Do you feel like you can never make a decision? Do you think that you can’t handle things yourself? Do you believe you’re flawed, unworthy? Does the thought of loving yourself sound ridiculous, vain, selfish? Do you anticipate that life just isn’t going to be good, no matter what you do? Do you find yourself defending those who mistreat you? Are you always blaming and shaming yourself for things that aren’t a big deal? Does criticism send you into a tailspin from which you find it difficult to recover? Do you undersell your abilities and accomplishments to the point where you miss out on opportunities? Do you mistrust your own feelings and work hard not to let them show? Are you constantly trying to earn/re-earn approval, respect, love, and acceptance? Keep reading…
Is it possible you have a Borderline Parent? Maybe you do and you don’t even know. The thing is, if your parent is a Borderline you may be living a life that’s not your own; one of fear, shame, guilt and doubt. How can you tell if your parent is a Borderline? Well, first of all, see if any of the following sound familiar to you…
A person with Borderline Personality Disorder (BPD) exhibits an extreme inability to regulate or control emotions, marked impulsivity, instability of interpersonal relationships, and a tremendous fear of abandonment. Approximately 2% of Americans, predominantly women, have BPD, which translates to about 6 million people nationwide. Having a parent (mother or father) with BPD can be devastating to your self-worth and seriously hamper your ability to live your adult life to the fullest.
Maybe you’re starting to think that this could be why your childhood was so miserable and your adulthood isn’t going so well either. In their outstanding book, Surviving a Borderline Parent, Kimberlee Roth and Freda B. Friedman, Ph.D., LCSW, describe the nine diagnostic criteria for BPD in the following way:
1. Frantic attempts to prevent feelings of actual or perceived abandonment or rejection.
2. Patterns of relationships that are intense and unstable; repeated tendencies to shift between extremes of loving and hating another person.
3. Difficulty describing the self, interests, or aspirations; frequent shifts in self-perception.
4. Impulsive, often reckless, self-harming behaviors in areas such as substance abuse, binge eating, overspending, promiscuous sex, reckless driving, shoplifting.
5. Repeated suicide attempts or threats, or self-injuring behaviors.
6. Frequent mood swings and intense emotional reactions, irritability or anxiety of changing duration-anywhere from a few hours to a few days.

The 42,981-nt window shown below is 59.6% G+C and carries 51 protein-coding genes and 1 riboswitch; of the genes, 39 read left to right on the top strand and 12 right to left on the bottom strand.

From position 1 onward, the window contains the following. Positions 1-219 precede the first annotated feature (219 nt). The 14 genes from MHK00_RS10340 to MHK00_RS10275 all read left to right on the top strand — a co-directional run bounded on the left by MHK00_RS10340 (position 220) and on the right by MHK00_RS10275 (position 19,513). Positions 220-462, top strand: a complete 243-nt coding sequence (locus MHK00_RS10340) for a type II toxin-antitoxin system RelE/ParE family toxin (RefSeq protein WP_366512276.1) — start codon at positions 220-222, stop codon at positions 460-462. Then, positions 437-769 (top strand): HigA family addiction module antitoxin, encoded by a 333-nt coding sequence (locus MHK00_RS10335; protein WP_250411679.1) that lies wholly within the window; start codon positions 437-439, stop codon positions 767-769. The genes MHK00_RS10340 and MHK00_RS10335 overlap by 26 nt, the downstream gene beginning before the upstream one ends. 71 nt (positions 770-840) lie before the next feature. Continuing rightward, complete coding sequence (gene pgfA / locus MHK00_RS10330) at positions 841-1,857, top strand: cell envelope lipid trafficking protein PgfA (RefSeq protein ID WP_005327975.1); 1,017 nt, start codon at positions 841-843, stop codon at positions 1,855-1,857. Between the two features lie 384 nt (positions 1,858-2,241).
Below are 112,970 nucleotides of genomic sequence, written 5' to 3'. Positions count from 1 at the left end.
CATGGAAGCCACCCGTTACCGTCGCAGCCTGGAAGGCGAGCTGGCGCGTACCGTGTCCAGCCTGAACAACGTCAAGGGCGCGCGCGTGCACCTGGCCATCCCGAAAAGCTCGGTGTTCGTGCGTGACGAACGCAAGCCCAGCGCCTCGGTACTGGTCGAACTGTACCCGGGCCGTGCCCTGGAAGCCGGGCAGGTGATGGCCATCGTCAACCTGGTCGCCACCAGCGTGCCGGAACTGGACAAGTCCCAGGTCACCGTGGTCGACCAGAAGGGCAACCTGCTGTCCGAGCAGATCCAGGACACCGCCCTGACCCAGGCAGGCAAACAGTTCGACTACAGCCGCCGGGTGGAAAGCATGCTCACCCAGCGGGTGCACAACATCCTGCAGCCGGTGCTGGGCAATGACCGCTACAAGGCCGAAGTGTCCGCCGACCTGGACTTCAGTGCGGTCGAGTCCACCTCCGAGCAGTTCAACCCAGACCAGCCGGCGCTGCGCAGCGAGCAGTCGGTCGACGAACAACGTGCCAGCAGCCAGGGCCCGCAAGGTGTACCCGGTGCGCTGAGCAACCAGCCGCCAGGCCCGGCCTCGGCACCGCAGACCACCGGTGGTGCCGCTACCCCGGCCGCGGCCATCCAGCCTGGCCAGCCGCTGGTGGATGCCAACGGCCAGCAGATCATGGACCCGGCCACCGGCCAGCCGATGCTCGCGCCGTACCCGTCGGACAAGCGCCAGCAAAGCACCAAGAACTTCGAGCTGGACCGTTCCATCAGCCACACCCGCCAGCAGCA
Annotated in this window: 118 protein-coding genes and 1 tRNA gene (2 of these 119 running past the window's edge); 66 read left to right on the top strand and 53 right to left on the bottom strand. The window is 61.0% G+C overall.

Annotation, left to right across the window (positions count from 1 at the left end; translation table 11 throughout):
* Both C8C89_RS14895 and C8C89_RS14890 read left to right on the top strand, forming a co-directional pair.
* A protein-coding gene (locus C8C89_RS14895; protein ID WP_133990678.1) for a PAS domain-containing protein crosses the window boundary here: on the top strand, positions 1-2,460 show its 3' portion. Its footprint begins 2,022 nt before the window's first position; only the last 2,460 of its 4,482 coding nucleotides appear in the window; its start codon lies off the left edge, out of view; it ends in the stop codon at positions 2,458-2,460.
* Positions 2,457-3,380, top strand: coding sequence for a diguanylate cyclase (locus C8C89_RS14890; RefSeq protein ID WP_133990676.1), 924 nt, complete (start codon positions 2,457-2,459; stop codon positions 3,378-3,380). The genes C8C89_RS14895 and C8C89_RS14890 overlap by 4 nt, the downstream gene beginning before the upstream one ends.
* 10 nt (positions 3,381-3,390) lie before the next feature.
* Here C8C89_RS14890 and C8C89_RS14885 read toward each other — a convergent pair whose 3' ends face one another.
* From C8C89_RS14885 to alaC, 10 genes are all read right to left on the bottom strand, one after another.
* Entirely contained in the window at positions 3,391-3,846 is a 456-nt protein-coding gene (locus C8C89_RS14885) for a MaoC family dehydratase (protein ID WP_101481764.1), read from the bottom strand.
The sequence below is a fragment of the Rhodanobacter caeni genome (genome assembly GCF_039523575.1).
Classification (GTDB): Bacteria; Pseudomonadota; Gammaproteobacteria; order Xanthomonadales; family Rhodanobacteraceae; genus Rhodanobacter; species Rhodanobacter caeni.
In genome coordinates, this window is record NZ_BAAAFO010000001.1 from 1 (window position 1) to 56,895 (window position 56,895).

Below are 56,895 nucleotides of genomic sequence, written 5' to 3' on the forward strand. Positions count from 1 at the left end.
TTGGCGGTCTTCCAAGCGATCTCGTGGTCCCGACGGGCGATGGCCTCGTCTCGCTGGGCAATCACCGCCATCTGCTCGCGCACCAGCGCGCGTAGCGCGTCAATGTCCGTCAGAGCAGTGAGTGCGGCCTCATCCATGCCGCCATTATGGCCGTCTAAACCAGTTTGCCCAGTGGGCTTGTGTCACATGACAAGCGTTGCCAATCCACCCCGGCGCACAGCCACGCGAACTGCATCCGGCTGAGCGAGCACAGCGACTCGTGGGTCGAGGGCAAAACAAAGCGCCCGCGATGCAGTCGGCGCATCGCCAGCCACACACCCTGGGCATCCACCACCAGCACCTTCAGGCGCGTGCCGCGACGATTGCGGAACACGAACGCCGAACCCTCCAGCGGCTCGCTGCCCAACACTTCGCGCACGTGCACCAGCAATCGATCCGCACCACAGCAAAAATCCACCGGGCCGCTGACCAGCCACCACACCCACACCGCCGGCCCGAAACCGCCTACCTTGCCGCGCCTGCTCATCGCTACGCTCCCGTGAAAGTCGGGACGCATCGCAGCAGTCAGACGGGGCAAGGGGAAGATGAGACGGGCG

7. Ongoing or frequent feeling of being hollow, empty or fake.
8. Either underexpressed or overexpressed feelings of anger, seen in frequent displays of temper, rage, recurrent physical fights, or extreme sarcasm or withdrawal.
9. Brief extreme periods of mistrust, paranoia, or feelings of unreality (numbness, disconnection).
It’s very very important to note that, after reading these descriptions, people have a tendency to wonder if they might be a Borderline themselves. Keep in mind that the aforementioned traits are examples of extreme exaggerations of normal human behavior. While you may have been exposed to these behaviors throughout your childhood (and you may even exhibit them to a lesser extent), that does not mean you’re a Borderline. The difference is that a Borderline consistently demonstrates these extreme and volatile behaviors.
If your parent is a Borderline, you likely had a childhood full of extreme highs and debilitating lows. You were probably praised and showered with affection one minute, and then belittled, sabotaged (or even beaten) the next. You tried to always be perfect so that your parent didn’t get mad. You kept your needs and feelings secret, so that they wouldn’t be picked apart or mocked. You learned to read your parents moods and would act accordingly, as best you could. Only, it didn’t always work, did it? You became hypervigilant-to no avail. You couldn’t ever really pacify, please, accommodate your Borderline parent enough. The rules to the game were always changing, and only your parent knew what they were. Worst of all, nobody helped you. Nobody dared to interfere. You were trapped in a crazy-making hall of mirrors, with no one to point you toward the exit.
How in the world were you supposed to learn appropriate life lessons in that kind of environment? You couldn’t possibly have a “childhood.” High school turned out to be a nightmarish Petri dish where your negative (read: false) self-image was allowed to fester and grow. You were unwittingly enacting the role your parent assigned to you. You were told that you were: stupid, lazy, ugly, unlovable, a disappointment. Being yourself wasn’t even an option that was open to discussion. Yet, for some reason, you felt sorry for your Borderline parent. You tried to help them and understand them when no one else would. They could always lure you back into their deadly embrace if you started to wander. Any attempts you made to grow up and grow apart were met with scorn and ridicule or worse still, threats of suicide.
Somehow, you have survived and made it to this very moment. I applaud you. I am thrilled for you as only a fellow survivor can be. Welcome to your future. If you’re trying to heal the lingering wounds of a battlefield childhood, please come see us at Life Skills Resource Group in Orlando. Our Counselors and Life Coaches can help you to separate out who you really are meant to be. At the very least, I highly recommend that you read, Surviving a Borderline Parent by Kimberlee Roth and Freda B. Friedman, Ph.D., LCSW. The information in this book is so thoroughly and thoughtfully presented, you will feel like you have finally found someone who understands your past, present and future. However, once you start reading it, I’m sure you’ll want someone to talk to about everything that’s happened. Call us. 407-355-7378. -Kim